The Friday before Mother's Day, my work associate asked me for a favor. "I may need to work altered hours on Monday, if that is OK," she started. "I have a memorial service that I need to go to." And then, almost under her breath: "It was a suicide."
Kids are insightful, and if led with love, are fully equipped to handle the life and death cycle. This experience was bigger than our family.
I have to point out that I think of and miss my mother every day. If there are days that are especially hard, it is not when Hallmark says I should feel bad, it's when I do: my birthday and her birthday.
I may have cried when I heard her stores were closing. Ok, I cried a lot. I cried so much that my husband had to create a special "Betsey Johnson Emergency Fund" that we used to purchase tons of Betsey Johnson items.
Happy Mother's Day To mothers everywhere We know that once they come out There is no turning back And that it all gets harder with age Not easier We...
Being my mother's only child has been a blessing and a curse. It has meant that I have been lucky enough to have her all to myself. All of her love, generosity and support. When obstacles began to come down our way, it meant that I was the only person who could love her as only a daughter can.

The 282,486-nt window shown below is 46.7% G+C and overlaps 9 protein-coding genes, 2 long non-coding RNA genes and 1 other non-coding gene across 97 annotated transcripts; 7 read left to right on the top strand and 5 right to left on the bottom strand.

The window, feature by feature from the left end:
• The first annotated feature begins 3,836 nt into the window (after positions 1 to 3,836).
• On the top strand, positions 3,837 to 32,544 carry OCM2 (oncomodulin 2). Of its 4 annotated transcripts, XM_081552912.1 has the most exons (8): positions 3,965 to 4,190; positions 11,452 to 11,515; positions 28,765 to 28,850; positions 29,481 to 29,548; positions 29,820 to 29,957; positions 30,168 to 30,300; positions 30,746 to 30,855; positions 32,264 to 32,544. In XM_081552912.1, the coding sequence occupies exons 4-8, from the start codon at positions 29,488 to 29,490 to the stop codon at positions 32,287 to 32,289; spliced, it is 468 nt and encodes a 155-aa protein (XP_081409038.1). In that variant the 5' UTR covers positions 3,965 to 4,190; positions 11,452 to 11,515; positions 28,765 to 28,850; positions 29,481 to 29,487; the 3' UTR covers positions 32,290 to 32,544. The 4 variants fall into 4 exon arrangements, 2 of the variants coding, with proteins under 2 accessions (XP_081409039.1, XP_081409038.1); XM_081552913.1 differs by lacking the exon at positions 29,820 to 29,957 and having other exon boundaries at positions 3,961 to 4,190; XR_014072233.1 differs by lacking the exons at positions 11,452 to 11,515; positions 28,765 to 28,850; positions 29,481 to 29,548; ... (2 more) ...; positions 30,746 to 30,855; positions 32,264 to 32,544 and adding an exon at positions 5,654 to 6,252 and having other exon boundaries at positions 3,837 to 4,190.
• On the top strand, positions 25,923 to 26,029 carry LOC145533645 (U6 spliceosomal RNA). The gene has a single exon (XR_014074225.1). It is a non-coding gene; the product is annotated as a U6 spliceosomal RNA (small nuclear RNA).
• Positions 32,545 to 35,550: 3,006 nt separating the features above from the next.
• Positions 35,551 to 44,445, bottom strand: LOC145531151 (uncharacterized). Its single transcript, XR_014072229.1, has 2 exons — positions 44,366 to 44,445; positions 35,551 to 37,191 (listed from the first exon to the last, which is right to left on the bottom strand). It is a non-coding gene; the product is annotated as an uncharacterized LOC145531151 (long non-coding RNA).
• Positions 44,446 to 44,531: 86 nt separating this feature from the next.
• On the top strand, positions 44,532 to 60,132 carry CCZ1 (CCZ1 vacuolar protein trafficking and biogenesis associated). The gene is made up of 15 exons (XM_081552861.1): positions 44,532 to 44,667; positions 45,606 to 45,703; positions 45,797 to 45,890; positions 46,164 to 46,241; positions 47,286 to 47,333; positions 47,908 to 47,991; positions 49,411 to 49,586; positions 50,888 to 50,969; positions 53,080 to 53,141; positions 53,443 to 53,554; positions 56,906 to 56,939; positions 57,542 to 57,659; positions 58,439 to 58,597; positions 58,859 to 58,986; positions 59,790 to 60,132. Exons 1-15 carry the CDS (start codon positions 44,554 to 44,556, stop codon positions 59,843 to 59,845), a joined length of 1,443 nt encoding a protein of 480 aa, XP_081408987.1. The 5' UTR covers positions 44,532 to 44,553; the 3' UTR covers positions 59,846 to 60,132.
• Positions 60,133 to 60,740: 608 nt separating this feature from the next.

She was my strength -- literally -- and helped bathe me just as she did 30 years ago. She was with me as I battled the nausea and fatigue from the chemo.
There I was on one end of the phone trying to sound calm, cool and collected because I wanted to protect her. And there she was on the other end of the phone, offering consoliatory words in an effort to protect me, her daughter.
Where'd I go? What happened to the girl who wore high heels, and read books and listened to NPR? What happened to the girl who knew how to twerk and put on mascara and wrote an honors thesis, who called her friends on their birthdays, and kissed her partner goodnight?
As we get older and our children leave the nest, our priorities evolve, and what people do to bring joy into others' lives is important.
Okay, I'm going to go ahead and say what may sound entirely self-serving. Know what's really keeping the whole herd of clatter-trapping humanity slouching toward anything that might resemble progress? Grandmothers.
My expectations about midlife, and having a white picket fence around my home, obscured the real view.
A lot of my bookworm qualities and habits stem from a childhood surrounded by and bolstered by the stacks of books my mother read. While the whole family was distinctly bookish -- we really have more books than is healthy -- my mom was book hoarder in charge.
As working women across the United States are finding jobs as the economy recovers from the Great Recession, it is more crucial than ever that they receive the same pay as their male counterparts.
I remember thinking as I was reading it, Well, this isn't a very original idea. Every mom goes through it, so what's the big deal? And then I found that I was crying.
You may recognize the spiral-downward logic when your internal barometer registers that someone is seemingly much more accomplished -- not to mention much more glamorous -- than you are: What decisions have I made that brought me to this place? Have they been the right ones?